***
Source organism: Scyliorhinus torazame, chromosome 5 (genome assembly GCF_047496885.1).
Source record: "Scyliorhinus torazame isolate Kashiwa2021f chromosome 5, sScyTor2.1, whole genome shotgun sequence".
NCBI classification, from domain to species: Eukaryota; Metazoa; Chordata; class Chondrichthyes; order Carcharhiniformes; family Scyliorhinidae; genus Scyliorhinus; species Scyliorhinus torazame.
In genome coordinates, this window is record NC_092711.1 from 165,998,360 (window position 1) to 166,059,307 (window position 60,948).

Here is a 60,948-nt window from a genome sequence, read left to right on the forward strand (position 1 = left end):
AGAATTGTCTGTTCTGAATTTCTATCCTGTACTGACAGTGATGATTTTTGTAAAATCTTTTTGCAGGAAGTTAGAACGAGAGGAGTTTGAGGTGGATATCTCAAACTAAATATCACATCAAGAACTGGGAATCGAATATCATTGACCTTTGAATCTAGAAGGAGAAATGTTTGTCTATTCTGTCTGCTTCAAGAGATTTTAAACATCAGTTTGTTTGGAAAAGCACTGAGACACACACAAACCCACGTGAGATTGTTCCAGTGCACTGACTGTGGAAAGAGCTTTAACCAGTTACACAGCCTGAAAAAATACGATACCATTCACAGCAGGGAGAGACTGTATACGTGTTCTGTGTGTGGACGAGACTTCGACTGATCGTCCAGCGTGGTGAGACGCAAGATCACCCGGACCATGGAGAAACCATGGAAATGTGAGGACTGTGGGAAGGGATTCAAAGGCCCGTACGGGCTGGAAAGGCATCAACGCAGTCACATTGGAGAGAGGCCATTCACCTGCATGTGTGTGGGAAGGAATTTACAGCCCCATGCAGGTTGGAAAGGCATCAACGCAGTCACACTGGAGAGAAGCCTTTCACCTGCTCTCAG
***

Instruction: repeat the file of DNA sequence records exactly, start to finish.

Source organism: Scyliorhinus torazame, chromosome 5 (genome assembly GCF_047496885.1).
Source record: "Scyliorhinus torazame isolate Kashiwa2021f chromosome 5, sScyTor2.1, whole genome shotgun sequence".
NCBI classification, from domain to species: Eukaryota; Metazoa; Chordata; class Chondrichthyes; order Carcharhiniformes; family Scyliorhinidae; genus Scyliorhinus; species Scyliorhinus torazame.
In genome coordinates, this window is record NC_092711.1 from 165,998,360 (window position 1) to 166,059,307 (window position 60,948).

Here is a 60,948-nt window from a genome sequence, read left to right on the forward strand (position 1 = left end):
AGAATTGTCTGTTCTGAATTTCTATCCTGTACTGACAGTGATGATTTTTGTAAAATCTTTTTGCAGGAAGTTAGAACGAGAGGAGTTTGAGGTGGATATCTCAAACTAAATATCACATCAAGAACTGGGAATCGAATATCATTGACCTTTGAATCTAGAAGGAGAAATGTTTGTCTATTCTGTCTGCTTCAAGAGATTTTAAACATCAGTTTGTTTGGAAAAGCACTGAGACACACACAAACCCACGTGAGATTGTTCCAGTGCACTGACTGTGGAAAGAGCTTTAACCAGTTACACAGCCTGAAAAAATACGATACCATTCACAGCAGGGAGAGACTGTATACGTGTTCTGTGTGTGGACGAGACTTCGACTGATCGTCCAGCGTGGTGAGACGCAAGATCACCCGGACCATGGAGAAACCATGGAAATGTGAGGACTGTGGGAAGGGATTCAAAGGCCCGTACGGGCTGGAAAGGCATCAACGCAGTCACATTGGAGAGAGGCCATTCACCTGCATGTGTGTGGGAAGGAATTTACAGCCCCATGCAGGTTGGAAAGGCATCAACGCAGTCACACTGGAGAGAAGCCTTTCACCTGCTCTCAG